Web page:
Jekyll is an open source static site generator. It allows writing content in markdown (also HTML) using some rules, like adding some front matter on pages or posts. Later jekyll compiles all the code and generates an static version for each page and post.
The benefits of having an static site are mainly speed. Contrary to other blog engines like WordPress, where each request requires server works querying data, processing and returning the page, jekyll only does that work once, when the static site is built.
Jekyll is also well known by the fact it is used by GitHub. If you host your jekyll posts on a GitHub repository you don't require to compile them because GitHub does for you each time you make a commit. If you are interested on this topic see pages and take a look at pages basics.
A few days ago I migrate this blog from WordPress to Jekyll. Note its source code, with all the post I wrote and will write al publicly available at https://github.com/acanimal/acuriousanimal-blog.github.io.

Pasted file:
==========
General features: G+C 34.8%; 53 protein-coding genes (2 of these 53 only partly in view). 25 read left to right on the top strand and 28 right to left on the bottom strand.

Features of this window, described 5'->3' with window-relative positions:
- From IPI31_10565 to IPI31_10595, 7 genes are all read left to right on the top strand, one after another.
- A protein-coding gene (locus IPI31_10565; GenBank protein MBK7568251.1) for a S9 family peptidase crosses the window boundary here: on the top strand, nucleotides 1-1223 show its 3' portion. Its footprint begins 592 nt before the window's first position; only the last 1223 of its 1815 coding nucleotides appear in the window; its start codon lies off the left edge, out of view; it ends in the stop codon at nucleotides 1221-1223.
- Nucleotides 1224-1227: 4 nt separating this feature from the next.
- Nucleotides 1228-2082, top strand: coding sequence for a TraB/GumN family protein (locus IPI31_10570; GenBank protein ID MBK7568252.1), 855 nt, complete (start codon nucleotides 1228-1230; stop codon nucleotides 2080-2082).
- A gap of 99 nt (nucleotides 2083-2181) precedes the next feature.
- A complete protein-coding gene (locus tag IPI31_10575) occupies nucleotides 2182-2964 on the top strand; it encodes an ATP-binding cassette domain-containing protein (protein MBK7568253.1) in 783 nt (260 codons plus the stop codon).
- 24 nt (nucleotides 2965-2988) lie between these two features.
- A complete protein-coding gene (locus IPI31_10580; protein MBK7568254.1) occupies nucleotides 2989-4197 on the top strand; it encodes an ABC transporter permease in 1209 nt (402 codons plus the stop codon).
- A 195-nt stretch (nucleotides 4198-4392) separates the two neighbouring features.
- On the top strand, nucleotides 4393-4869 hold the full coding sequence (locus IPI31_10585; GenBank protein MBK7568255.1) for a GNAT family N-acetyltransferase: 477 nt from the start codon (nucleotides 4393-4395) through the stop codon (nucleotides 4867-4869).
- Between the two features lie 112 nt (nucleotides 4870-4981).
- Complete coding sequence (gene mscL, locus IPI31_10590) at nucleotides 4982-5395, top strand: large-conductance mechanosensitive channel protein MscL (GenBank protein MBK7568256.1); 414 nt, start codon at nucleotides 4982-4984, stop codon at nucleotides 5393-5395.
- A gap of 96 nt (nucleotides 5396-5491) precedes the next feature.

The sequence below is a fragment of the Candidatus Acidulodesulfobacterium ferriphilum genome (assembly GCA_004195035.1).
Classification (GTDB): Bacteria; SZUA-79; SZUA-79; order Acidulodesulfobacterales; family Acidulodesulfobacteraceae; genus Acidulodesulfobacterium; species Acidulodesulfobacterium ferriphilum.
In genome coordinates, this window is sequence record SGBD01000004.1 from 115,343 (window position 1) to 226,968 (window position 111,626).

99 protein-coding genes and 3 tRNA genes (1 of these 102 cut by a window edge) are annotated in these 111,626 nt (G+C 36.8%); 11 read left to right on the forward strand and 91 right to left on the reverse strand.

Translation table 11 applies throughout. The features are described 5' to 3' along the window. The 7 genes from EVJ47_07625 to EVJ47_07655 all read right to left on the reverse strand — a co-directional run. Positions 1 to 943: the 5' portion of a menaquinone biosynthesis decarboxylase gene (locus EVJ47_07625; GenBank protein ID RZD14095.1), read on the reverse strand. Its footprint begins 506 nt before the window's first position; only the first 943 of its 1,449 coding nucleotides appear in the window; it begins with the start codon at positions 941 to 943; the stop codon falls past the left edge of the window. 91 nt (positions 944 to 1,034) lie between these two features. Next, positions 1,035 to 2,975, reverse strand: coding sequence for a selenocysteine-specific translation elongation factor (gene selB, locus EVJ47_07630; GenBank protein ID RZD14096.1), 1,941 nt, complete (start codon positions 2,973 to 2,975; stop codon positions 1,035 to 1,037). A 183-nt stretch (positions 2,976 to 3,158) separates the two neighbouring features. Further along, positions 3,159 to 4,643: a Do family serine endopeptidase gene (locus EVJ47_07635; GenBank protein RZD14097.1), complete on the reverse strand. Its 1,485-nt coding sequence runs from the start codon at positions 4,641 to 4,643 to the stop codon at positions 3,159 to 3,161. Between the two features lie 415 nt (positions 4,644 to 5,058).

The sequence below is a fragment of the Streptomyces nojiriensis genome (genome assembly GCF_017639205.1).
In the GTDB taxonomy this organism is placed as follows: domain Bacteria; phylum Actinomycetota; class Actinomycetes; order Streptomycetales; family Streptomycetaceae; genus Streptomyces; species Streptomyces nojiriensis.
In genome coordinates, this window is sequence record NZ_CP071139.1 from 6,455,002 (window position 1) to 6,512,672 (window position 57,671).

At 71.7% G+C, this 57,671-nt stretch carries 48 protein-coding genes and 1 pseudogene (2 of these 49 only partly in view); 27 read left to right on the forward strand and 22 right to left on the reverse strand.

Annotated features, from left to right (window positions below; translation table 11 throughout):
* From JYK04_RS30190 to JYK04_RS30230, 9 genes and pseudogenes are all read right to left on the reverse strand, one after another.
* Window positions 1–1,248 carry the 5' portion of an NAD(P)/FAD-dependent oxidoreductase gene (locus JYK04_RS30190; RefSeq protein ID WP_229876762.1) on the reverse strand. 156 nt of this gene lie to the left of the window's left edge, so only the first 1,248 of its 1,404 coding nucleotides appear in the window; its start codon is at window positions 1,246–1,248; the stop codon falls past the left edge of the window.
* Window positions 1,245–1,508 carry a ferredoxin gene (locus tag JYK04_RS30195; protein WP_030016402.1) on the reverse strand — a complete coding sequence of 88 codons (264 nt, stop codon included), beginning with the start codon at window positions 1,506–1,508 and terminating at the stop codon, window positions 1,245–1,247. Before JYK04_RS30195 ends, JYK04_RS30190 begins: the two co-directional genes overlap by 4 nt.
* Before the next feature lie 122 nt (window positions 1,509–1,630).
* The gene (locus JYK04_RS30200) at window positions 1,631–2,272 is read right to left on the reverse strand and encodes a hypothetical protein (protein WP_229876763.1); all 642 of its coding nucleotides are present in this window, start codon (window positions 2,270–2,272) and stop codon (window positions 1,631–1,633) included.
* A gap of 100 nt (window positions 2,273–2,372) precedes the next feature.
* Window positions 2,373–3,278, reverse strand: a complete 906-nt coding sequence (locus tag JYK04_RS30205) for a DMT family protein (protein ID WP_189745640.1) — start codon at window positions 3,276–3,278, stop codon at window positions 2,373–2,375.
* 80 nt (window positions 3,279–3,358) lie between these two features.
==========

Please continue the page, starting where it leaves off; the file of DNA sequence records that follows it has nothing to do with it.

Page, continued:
The method I follow to write is:
- I write in my local version of jekyll. Once I finish an article...
- I run jekyll locally to see all looks fine. If all is fine...
- I commit the changes to the GitHub repository. This makes GitHub compiles the posts and generates the same content like me.
Something I missed from the beginning was the possibility to have a different configuration depending if on the environment. When working locally I want all links and images point to my local computer, while when I upload content to GitHub I want links to be relative to GitHub hosting.
Hopefully this is really easy to achieve using more than one configuration file.
I have a main
_config.yml where all variables are set. Next is part of my current configuration file:
In addition, I have a
_config-dev-yml file I only use when working locally. This files contains all variables I want to redefine when working locally. For example:
Jekyll commands allow to specify more than one configuration file. We simply must remember a variable existent in a configuration file can be overridden with a value on the second file. Having this in mind, I run jekyll locally with the next command:
> jekyll serve --config _config.yml,_config-dev.yml
This produces the value of
url specified at
_config.yml becomes overridden by the value of
url variable specified at